Have you ever played Skylanders or Disney Infinity? You essentially take a toy/figure and place it onto a platform which utilizes some kind of microchip thingy in the toy to scan your figure into the video game. That little chip holds data about your character so that you can pick up where you left off and continue to progress that toy’s abilities and strength regardless of where you use that toy (your house, a friend’s etc.) The videos themselves are typically platformers where you’re trying to beat a level by accomplishing some task.

LEGO games have long been a huge success in the Keen and Graev household. We’ve played every one of them from Star Wars to Indiana Jones to Avengers, Lord of the Rings, Batman, and LEGO Undercover. We love them. Now, take those crazy bit-collecting platformers and mashup the bazillion properties together into a Skylanders/Disney Infinity game? Brilliant, and not even a stretch from where the current LEGO games are at if you think about swapping characters as a feature which is already built into every LEGO game.

The cost of LEGO Dimensions will single-handedly keep me out for some time. The only reason we’ve been able to keep up with Skylanders is due to Activision hooking us up all the time. So let’s take a look at what we can look forward to never being able to afford:

LEGO Dimensions Starter Kit

LEGO Dimensions Starter Kit

LEGO Dimensions Back to the Future Level Pack

Back to the Future Level Pack

Coming in at $99.99 for the STARTER SET you’ll get:

  • LEGO Dimensions videogame
  • LEGO Toy Pad
  • LEGO Gateway building bricks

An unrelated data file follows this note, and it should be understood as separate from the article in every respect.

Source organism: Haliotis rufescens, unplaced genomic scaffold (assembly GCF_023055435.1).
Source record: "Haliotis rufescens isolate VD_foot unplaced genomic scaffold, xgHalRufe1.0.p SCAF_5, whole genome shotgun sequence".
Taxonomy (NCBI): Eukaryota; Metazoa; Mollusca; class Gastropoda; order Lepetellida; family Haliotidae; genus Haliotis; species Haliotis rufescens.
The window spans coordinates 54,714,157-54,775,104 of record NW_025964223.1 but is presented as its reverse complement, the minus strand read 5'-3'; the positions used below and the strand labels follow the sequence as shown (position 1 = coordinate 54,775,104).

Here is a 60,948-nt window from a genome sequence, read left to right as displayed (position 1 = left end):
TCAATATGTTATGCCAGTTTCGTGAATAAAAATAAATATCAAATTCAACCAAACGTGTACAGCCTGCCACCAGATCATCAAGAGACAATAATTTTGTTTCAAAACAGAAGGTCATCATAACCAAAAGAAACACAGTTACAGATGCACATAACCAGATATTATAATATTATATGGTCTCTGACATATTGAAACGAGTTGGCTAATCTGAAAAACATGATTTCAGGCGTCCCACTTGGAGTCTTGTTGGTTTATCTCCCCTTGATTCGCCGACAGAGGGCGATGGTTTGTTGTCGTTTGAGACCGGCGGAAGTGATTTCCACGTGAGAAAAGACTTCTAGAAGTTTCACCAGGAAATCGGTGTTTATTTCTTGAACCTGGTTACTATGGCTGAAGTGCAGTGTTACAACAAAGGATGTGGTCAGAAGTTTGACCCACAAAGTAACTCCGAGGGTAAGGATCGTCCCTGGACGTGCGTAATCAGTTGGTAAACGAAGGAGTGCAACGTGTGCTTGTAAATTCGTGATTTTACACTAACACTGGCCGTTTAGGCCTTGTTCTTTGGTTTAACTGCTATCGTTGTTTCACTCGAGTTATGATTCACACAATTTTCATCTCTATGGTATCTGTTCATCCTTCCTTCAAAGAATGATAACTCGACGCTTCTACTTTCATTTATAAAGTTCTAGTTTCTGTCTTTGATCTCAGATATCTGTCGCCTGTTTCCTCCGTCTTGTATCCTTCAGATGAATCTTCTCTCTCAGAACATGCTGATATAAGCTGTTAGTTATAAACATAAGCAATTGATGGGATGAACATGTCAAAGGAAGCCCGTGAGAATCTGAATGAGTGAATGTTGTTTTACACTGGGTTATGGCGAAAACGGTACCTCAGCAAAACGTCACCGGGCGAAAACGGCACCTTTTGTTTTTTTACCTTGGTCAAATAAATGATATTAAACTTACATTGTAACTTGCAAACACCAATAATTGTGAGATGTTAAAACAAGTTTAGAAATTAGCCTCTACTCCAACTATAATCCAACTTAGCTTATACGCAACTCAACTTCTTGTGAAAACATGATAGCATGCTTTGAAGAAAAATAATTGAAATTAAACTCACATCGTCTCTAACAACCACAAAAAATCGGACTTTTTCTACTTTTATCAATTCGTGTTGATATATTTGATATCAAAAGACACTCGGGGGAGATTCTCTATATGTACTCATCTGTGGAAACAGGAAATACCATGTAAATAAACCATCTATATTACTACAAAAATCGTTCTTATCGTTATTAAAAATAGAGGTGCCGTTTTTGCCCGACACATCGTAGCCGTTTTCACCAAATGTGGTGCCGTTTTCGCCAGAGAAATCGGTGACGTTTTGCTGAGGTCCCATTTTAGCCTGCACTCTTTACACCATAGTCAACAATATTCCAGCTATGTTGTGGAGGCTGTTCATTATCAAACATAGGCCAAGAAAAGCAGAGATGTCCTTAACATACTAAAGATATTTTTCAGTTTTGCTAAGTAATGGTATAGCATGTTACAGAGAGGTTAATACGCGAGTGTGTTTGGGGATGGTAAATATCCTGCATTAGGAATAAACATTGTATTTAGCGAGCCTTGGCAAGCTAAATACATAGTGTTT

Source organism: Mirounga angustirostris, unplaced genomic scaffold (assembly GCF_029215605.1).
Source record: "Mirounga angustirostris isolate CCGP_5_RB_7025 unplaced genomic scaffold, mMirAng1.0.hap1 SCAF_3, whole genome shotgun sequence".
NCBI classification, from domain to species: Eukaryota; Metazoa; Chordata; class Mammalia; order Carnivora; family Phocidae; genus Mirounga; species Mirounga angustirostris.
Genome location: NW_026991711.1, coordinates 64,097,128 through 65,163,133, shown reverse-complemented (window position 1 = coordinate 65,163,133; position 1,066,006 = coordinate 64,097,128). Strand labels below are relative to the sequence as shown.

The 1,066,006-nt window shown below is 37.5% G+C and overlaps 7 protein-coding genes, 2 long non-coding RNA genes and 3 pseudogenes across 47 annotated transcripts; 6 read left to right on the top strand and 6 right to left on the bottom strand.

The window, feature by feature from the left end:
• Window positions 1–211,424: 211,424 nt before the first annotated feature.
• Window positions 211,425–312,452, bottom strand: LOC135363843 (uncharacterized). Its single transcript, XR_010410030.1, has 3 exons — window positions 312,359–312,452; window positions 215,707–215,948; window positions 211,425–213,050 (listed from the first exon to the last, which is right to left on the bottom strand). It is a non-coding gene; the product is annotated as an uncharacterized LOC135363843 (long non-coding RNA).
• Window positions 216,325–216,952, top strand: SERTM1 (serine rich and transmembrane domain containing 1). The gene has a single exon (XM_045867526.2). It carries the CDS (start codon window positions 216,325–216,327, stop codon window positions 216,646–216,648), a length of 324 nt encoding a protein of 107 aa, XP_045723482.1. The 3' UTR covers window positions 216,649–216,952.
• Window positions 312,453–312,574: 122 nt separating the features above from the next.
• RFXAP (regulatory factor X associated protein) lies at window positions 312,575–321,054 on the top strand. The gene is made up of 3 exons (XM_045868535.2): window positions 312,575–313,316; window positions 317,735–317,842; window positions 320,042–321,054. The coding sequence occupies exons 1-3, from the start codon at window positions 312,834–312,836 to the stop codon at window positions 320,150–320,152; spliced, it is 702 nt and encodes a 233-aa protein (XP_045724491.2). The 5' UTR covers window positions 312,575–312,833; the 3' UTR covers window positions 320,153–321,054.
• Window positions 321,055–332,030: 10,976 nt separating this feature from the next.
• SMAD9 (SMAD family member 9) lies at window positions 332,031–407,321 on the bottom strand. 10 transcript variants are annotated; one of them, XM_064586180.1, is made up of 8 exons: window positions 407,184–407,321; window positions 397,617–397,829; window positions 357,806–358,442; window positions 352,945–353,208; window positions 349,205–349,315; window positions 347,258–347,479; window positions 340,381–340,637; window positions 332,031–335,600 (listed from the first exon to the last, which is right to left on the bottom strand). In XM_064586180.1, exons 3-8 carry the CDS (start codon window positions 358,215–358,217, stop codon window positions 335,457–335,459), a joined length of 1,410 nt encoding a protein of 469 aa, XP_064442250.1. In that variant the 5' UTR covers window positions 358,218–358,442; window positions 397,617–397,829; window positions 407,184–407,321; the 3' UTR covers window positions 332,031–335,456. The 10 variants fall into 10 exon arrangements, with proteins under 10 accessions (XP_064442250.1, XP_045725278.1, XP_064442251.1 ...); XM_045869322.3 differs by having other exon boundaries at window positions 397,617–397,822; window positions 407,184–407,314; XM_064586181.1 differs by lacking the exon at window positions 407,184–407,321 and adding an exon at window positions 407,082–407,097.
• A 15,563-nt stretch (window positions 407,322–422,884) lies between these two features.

• 3 LEGO minifigures (Batman, Gandalf, and Wyldstyle)
  • LEGO Batmobile vehicle

Additional purchases you’ll want need to make for characters, vehicles, gadgets, and content:

  • Level Packs – $29.99
  • Team Packs – $24.99
  • Fun Packs – $14.99

From the official press release:

A small sample of packs available in 2015 include the Back to the Future Level Pack with a LEGO Marty McFly minifigure, a LEGO Ninjago Team Pack with Kai and Cole minifigures, three Ninjago Fun Packs with Jay, Nya and Zane minifigures, two DC Comics Fun Packs with Wonder Woman and Cyborg minifigures, three The Lord of the Rings Fun Packs with LEGO Gollum, LEGO Gimli and LEGO Legolas minifigures, four The LEGO Movie Fun packs with Emmet, Bad Cop, Benny and Unikitty characters, and a The Wizard of Oz Fun Pack with a LEGO Wicked Witch of the West minifigure. Additional packs to round out the 2015 assortment will be announced in the months leading to launch. Further waves of expansion packs will be released regularly following the launch of the game and into 2016.

Have you been keeping score? If you want all of the LEGO Dimensions content and characters announced in the first wave it will cost you roughly $350 before taxes give or take $50 for Team Pack/Fun pack mixing and matching.

LEGO Dimensions will undoubtedly be a blast. I think I know what’s going on my Christmas list this year.

DAoC was about PvE

In yesterday’s post about Crowfall I mentioned long-term goals and driving factors for why players should care. What makes someone wake up at 3am to defend a relic? Why should I care if I lose my keep? Many games creating a PvP system these days seem to look to DAoC as an example. WAR, GW2, ESO, and Crowfall all have the keep capturing mechanics and really did/do borrow heavily from the system. While they miss many features like proper character advancement in PvP, map size, and the nitty gritty details of how sieging should work, etc., there’s one bigger picture key ingredient they’re all missing: A focus on PvE.

DAoC was about PvE. The game long-heralded as the best RvR/PvP game of all time was driven by the players caring about PvE and how their characters performed outside of the frontiers (where the realm war/RvR took place).